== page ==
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http://dx.doi.org/10.1155/2015/147671DOI Listing
http://www.ncbi.nlm.nih.gov/pmc/articles/PMC4606452PMC
November 2015

Discovery and characterization of thermophilic limonene-1,2-epoxide hydrolases from hot spring metagenomic libraries.

FEBS J 2015 Aug 16;282(15):2879-94. Epub 2015 Jun 16.

Istituto di Chimica del Riconoscimento Molecolare, C.N.R., Milano, Italy.

The epoxide hydrolases (EHs) represent an attractive option for the synthesis of chiral epoxides and 1,2-diols which are valuable building blocks for the synthesis of several pharmaceutical compounds. A metagenomic approach has been used to identify two new members of the atypical EH limonene-1,2-epoxide hydrolase (LEH) family of enzymes. These two LEHs (Tomsk-LEH and CH55-LEH) show EH activities towards different epoxide substrates, differing in most cases from those previously identified for Rhodococcus erythropolis (Re-LEH) in terms of stereoselectivity. Tomsk-LEH and CH55-LEH, both from thermophilic sources, have higher optimal temperatures and apparent melting temperatures than Re-LEH. The new LEH enzymes have been crystallized and their structures solved to high resolution in the native form and in complex with the inhibitor valpromide for Tomsk-LEH and poly(ethylene glycol) for CH55-LEH. The structural analysis has provided insights into the LEH mechanism, substrate specificity and stereoselectivity of these new LEH enzymes, which has been supported by mutagenesis studies.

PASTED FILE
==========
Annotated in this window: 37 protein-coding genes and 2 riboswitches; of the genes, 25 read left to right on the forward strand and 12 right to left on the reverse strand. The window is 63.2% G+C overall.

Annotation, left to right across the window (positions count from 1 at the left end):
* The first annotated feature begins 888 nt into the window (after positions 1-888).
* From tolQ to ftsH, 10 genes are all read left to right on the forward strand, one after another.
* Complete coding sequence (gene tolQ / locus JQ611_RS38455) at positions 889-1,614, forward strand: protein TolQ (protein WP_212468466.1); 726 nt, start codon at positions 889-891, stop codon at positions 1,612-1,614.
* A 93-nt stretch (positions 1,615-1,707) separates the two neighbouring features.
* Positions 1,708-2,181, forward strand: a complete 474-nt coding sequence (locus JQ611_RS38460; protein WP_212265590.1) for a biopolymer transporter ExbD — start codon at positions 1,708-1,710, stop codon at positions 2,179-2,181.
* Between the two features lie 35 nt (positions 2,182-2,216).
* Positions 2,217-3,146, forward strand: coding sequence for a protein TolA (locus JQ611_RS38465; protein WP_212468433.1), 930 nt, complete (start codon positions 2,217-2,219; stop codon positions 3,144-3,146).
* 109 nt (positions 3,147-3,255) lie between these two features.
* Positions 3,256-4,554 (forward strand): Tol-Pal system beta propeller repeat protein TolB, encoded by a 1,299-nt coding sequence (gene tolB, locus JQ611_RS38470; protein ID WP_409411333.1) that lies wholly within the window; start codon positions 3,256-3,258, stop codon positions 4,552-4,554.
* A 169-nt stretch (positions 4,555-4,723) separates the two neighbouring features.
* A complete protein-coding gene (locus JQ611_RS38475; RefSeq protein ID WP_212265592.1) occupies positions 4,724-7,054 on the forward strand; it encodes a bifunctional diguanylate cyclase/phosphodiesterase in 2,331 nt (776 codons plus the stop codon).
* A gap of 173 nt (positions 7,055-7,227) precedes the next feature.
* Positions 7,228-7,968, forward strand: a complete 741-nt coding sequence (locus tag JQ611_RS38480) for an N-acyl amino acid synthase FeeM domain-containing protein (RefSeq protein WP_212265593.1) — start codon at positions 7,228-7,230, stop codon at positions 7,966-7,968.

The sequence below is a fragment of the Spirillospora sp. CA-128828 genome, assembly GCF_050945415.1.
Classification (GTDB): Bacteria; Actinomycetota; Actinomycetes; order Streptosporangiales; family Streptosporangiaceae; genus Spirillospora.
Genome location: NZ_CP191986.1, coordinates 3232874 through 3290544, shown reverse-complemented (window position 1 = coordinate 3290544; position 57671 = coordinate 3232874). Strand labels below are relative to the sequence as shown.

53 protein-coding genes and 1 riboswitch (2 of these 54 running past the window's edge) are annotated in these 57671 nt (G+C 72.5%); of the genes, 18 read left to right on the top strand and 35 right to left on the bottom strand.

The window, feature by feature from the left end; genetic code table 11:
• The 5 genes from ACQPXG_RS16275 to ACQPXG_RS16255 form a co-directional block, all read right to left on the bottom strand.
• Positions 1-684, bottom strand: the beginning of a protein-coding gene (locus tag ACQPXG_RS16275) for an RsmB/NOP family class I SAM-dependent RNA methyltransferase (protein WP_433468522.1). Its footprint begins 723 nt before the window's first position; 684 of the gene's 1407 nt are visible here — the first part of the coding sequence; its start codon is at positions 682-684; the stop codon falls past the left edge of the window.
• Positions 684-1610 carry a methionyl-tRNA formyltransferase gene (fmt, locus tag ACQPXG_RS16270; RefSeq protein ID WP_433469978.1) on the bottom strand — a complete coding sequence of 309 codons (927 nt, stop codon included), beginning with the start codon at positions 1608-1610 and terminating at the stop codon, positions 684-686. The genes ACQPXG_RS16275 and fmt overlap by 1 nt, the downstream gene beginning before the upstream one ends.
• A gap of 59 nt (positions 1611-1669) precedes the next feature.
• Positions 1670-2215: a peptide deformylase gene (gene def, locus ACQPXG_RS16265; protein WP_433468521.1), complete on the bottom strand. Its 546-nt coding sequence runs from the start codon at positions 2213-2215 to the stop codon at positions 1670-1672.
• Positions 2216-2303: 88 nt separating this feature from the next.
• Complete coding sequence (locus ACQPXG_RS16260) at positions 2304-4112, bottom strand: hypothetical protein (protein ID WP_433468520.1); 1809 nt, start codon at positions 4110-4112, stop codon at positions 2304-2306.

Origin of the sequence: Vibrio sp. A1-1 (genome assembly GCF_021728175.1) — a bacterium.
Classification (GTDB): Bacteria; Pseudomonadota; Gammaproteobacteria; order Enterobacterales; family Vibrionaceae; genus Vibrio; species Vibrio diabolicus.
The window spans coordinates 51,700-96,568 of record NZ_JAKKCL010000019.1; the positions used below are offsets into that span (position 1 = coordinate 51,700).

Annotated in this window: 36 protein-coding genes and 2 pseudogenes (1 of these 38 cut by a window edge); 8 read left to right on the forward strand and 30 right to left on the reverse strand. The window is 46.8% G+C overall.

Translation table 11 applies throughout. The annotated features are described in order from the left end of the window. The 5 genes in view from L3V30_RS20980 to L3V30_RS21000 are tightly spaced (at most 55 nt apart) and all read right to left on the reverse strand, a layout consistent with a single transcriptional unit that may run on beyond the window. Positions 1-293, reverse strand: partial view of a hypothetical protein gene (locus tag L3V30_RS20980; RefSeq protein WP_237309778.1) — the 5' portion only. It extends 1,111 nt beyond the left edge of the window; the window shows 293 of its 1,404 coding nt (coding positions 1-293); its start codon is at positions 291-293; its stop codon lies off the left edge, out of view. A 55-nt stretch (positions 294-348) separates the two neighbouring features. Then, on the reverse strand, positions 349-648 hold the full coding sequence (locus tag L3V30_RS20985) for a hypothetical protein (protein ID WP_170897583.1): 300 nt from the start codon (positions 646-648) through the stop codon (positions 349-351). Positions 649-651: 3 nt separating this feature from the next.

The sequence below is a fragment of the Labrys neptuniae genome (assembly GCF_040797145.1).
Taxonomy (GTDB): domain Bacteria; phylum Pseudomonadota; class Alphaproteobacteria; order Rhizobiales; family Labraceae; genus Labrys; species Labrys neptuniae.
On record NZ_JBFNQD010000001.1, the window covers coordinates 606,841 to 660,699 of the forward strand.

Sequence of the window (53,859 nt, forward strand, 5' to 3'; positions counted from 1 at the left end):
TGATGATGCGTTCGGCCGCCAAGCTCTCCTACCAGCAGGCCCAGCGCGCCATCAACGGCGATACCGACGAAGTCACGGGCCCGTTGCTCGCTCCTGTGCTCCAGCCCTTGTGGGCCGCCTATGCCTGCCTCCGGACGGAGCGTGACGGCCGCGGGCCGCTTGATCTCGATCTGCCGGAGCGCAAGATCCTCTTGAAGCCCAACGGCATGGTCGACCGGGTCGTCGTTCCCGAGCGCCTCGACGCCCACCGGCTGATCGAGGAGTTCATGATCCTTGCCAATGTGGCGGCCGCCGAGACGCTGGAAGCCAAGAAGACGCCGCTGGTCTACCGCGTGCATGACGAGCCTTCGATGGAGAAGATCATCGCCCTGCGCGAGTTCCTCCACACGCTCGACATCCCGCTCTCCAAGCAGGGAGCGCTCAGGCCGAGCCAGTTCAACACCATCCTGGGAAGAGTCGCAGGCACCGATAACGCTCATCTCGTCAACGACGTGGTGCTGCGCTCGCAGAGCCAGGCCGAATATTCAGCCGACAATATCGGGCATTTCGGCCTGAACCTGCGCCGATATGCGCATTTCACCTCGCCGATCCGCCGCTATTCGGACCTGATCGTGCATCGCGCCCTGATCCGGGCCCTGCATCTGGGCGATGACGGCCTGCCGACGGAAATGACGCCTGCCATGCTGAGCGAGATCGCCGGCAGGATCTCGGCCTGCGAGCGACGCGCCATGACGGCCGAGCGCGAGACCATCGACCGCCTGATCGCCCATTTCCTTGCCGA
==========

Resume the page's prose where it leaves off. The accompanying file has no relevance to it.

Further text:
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http://dx.doi.org/10.1111/febs.13328DOI Listing
August 2015

Structural studies of a thermophilic esterase from a new Planctomycetes species, Thermogutta terrifontis.

FEBS J 2015 Aug 17;282(15):2846-57. Epub 2015 Jun 17.

The Henry Wellcome Building for Biocatalysis, Biosciences, College of Life and Environmental Sciences, University of Exeter, UK.